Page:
Danish jazz bassist on his incredible musical journey and breaking into the NYC music scene
Exclusive interview with FBPO’s Jon Liebman
March 22, 2021
Chris Minh Doky is a bassist with many sides to his music. He got his start playing bass as a young musician in Denmark. In his teens, he moved to New York City, where he met and began playing with Mike Stern. Throughout his career, Doky has collaborated with the likes of Michael Brecker, John Scofield, Vince Mendoza, Ryuichi Sakamoto, David Sanborn, Trilok Gurtu, Michel Camilo, Al Jarreau, and Dianne Reeves. He’s also an internationally recognized musician in his own right, known for bringing an improvisational touch to his classical work, exploring the Scandinavian side of jazz with his New Nordic Jazz Project, and taking his jazz efforts in a more funky, rock-influenced direction with his group The Electric Nomads. Denmark’s Queen Margrethe II knighted Doky in 2010, recognizing him for his contributions to the arts and making him a distinguished member of the Royal Order of the Dannebrog. He has released numerous albums over the years, most recently 2018’s Transparency.
FBPO: You’ve got such an interesting story. Let’s start from the beginning. Tell me about your initial exposure to music and growing up in Denmark.
Doky: I was born into a family where there was a lot of music, although my dad was a doctor, he was a kidney specialist, and my mom was a nurse. My dad actually wanted to become was a classical guitarist, but in his family there were only two things you could be, either a doctor or a lawyer, so he chose doctor. All the kids in his family were sent to France to get their education, so in secrecy, while he was studying medicine, he also went to the conservatory and got an education as a classical guitarist.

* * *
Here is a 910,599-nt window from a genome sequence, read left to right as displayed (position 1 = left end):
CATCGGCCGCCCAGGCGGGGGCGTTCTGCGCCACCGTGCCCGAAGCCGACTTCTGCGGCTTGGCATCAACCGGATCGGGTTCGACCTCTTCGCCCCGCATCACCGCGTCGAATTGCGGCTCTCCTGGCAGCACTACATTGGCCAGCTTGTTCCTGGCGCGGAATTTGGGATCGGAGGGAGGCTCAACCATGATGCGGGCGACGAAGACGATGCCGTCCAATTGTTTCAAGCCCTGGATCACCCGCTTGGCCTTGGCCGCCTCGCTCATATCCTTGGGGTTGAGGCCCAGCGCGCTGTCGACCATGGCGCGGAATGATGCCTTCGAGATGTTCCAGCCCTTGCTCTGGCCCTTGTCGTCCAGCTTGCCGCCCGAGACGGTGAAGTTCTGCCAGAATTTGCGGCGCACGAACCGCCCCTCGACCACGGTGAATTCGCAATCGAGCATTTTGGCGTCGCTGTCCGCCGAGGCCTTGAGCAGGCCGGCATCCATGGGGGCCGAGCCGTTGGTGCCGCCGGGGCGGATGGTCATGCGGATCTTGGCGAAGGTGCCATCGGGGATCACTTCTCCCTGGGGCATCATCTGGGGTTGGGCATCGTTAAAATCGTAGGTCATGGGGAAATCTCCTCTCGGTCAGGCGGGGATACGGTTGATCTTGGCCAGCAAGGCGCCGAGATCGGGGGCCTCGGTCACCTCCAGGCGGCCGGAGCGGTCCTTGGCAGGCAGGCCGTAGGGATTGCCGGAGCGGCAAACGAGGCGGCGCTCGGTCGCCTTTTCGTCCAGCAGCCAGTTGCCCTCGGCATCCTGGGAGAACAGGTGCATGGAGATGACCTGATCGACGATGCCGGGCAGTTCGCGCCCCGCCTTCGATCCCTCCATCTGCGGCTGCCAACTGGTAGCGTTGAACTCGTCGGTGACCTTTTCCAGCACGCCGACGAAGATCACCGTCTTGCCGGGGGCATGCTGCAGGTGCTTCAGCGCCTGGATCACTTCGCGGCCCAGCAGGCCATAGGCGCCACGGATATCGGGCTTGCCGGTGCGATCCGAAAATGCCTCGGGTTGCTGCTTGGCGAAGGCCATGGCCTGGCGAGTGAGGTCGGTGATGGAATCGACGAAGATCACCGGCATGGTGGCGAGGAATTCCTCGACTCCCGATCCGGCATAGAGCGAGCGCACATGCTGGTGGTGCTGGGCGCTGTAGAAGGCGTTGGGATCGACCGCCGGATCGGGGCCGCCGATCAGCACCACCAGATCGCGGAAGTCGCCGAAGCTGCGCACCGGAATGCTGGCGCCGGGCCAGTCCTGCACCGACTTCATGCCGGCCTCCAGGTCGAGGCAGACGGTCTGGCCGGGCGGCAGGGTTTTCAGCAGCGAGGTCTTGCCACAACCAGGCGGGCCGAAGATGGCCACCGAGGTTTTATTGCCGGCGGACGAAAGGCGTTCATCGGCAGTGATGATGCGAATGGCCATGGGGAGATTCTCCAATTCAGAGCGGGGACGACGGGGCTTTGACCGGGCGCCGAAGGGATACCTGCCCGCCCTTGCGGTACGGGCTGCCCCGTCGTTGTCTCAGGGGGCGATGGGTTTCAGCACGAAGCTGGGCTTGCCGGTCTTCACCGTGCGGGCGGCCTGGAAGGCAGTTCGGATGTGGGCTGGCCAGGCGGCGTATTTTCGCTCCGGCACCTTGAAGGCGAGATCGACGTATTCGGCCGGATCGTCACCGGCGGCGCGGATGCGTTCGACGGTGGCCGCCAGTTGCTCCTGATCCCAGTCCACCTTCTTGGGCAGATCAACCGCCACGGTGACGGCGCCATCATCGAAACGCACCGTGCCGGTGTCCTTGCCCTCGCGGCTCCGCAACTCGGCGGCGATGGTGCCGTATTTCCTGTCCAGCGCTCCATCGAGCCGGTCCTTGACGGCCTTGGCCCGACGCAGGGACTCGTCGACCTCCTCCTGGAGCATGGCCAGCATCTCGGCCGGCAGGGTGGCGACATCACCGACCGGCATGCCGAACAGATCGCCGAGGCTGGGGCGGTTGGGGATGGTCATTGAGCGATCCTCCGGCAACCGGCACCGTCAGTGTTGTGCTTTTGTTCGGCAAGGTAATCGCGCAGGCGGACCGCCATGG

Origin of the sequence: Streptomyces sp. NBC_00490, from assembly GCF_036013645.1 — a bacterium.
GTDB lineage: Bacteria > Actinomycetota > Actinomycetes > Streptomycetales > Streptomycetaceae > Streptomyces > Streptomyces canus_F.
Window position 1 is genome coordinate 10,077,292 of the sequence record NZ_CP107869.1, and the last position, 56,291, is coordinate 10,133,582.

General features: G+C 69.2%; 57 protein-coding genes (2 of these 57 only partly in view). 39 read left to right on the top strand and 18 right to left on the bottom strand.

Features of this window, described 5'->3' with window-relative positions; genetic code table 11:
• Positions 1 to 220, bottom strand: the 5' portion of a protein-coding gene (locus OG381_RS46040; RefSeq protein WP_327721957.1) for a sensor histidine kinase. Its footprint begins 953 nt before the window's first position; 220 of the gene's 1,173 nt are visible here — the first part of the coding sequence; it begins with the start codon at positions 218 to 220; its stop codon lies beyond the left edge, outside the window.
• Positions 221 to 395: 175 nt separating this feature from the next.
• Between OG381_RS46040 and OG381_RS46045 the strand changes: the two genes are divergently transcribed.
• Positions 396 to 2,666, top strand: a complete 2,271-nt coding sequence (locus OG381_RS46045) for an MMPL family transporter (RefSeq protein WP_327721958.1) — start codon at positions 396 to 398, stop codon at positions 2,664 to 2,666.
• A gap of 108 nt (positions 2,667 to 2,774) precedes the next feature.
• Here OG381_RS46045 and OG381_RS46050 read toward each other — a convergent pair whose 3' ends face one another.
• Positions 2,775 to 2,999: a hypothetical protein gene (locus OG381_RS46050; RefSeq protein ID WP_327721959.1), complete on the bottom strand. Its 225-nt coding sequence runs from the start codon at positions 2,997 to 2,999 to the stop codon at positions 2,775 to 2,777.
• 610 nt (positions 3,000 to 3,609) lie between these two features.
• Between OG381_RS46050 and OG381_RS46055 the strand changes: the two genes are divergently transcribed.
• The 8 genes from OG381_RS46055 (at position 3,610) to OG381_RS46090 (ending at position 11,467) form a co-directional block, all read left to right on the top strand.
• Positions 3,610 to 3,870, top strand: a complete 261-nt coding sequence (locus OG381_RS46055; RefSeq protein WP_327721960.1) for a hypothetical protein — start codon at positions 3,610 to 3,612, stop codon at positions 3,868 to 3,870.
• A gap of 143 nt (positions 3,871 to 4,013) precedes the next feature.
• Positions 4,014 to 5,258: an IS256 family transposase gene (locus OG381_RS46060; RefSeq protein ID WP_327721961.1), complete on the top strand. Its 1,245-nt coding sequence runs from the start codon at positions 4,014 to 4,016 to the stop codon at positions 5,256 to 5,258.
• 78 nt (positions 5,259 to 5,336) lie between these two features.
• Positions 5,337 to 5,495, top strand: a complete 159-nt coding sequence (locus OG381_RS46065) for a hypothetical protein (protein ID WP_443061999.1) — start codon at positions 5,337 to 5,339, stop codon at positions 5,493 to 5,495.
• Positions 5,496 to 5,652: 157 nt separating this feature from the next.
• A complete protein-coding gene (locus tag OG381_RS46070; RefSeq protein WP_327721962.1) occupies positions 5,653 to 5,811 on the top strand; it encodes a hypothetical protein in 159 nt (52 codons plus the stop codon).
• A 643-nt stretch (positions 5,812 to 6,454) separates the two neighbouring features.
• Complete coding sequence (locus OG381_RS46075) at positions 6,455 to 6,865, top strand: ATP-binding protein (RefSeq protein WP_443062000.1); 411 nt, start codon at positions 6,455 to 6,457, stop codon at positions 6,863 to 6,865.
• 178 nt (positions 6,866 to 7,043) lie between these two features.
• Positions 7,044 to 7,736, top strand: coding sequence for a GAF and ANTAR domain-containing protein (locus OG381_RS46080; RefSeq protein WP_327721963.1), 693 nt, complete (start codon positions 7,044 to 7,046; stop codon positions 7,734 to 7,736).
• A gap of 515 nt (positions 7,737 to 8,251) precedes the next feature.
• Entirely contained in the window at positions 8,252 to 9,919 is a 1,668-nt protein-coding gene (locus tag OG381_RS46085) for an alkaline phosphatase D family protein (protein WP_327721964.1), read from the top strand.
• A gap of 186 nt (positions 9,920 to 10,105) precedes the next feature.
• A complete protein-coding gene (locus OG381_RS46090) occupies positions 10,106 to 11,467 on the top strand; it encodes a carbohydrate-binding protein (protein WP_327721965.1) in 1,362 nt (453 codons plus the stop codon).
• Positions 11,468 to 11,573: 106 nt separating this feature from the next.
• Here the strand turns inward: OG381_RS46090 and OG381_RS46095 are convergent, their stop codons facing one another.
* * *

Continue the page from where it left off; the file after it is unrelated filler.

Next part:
FBPO: He’s from North Vietnam, right?
Doky: Yeah. My family is from Hanoi. My dad moved in ’48, before everything went haywire. So he was into music, and my mom was a singer in Denmark. She was actually pretty well known, had a few hits when she was 17, 18. And then she met my dad as a pen pal, and she moved to France, and they lived there for a long time. Then, while they were studying, they were gigging in Paris in various places. Once they had kids, my mom wanted to move back to Denmark, and my dad kept his music thing going by teaching guitar. My mom would sing in her spare time. So growing up, there was a lot of music in the household. And there was also an expectancy that the kids would learn to play an instrument, but not to become a musician. But that was about it.
FBPO: So you liked music, but never expected to make a career out of it.
Doky: As long as I could remember, I wanted to be a doctor, just like my dad, but music would find me all the time. The first time music found me, I was about 5 or 6, and I was playing on the floor. My dad was vacuuming, and I asked him, pointing at the piano, “How do you play piano?” And he started teaching me classical piano, and I got really into it. I never for a second thought I was going to use it for anything.
FBPO: How far did you go with your piano playing?
Doky: I just thought it was a lot of fun, but I remember when I decided I didn’t want to play piano anymore. I was 13. I had been playing piano for all that time, and I was going to competitions, and I had some real teachers and stuff. I had won a prize in one of these competitions. And at the ceremony, it was funny, because I remember my teacher told me, “You walk up the stairs, you turn around, you hold your hand on the piano, and you take a bow before you play,” and all this stuff. And I did that. And I saw all my friends from school that went to see that ceremony, but they weren’t sitting inside the hall. I saw them on the other side of the window, in the parking lot playing soccer. And I went, “That’s what I’ll do.” So I stopped playing piano there.
FBPO: Obviously, the love of music was still inside you, somewhere.